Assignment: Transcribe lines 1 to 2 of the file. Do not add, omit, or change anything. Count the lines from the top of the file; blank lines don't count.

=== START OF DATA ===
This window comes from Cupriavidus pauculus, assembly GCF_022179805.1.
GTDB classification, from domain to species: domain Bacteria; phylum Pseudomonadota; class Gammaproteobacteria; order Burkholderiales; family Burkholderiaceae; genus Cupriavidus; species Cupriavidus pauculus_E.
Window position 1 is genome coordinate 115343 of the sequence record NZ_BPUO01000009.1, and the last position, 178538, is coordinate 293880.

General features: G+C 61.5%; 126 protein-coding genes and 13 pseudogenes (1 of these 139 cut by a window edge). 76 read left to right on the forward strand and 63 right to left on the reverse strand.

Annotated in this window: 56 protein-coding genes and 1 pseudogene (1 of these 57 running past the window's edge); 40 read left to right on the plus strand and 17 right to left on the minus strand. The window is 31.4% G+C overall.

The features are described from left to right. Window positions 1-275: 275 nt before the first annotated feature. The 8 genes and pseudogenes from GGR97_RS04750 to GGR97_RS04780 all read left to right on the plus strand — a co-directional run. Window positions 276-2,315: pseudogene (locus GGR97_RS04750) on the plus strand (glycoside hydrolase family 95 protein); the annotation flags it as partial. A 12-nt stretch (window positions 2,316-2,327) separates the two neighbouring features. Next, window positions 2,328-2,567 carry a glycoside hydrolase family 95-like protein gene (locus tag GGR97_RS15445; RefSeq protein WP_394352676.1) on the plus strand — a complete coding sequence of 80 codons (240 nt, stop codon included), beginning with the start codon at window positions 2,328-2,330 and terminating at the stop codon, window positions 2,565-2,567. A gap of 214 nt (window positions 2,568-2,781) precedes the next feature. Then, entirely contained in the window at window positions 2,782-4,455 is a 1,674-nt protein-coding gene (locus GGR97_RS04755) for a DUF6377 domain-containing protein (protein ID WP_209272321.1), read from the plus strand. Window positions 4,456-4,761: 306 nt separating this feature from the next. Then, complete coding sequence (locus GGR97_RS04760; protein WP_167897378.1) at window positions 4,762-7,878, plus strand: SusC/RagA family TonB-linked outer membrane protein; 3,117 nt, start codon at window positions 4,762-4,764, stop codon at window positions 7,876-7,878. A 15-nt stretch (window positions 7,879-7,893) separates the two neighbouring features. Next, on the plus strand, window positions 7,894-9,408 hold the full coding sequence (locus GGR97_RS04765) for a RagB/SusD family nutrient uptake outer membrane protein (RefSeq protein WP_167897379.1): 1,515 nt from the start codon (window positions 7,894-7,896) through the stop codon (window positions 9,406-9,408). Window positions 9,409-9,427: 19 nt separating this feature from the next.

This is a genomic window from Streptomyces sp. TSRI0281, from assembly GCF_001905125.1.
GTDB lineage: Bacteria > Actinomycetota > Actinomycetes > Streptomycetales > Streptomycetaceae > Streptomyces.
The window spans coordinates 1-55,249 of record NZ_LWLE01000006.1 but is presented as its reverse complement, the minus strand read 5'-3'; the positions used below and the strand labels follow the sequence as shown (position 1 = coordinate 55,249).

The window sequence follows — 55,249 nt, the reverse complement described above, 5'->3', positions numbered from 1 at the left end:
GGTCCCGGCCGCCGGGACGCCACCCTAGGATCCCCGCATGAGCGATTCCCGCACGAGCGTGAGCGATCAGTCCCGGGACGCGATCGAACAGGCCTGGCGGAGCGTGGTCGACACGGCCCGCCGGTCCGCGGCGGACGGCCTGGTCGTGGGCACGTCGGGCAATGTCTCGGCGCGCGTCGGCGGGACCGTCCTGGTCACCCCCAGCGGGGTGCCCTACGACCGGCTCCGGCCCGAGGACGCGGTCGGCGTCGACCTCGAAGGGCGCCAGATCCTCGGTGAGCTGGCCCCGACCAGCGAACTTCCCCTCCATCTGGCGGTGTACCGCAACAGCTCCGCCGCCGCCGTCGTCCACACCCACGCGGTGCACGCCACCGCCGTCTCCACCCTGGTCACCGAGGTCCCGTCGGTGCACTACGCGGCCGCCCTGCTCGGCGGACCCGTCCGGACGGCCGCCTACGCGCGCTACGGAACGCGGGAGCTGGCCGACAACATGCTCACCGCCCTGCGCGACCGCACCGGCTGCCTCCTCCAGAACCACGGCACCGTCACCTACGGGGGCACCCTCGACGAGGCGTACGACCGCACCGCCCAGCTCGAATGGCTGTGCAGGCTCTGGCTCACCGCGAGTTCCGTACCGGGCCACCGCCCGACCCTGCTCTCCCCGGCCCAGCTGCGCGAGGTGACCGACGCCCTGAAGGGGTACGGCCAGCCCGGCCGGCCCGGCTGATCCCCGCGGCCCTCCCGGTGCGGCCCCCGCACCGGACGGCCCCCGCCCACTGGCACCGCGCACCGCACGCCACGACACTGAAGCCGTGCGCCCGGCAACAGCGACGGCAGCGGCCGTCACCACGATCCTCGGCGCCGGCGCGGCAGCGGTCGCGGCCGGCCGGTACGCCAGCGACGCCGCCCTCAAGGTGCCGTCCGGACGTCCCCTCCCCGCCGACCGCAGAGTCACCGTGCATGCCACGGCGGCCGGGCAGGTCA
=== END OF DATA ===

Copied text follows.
This window comes from Cupriavidus pauculus, assembly GCF_022179805.1.
GTDB classification, from domain to species: domain Bacteria; phylum Pseudomonadota; class Gammaproteobacteria; order Burkholderiales; family Burkholderiaceae; genus Cupriavidus; species Cupriavidus pauculus_E.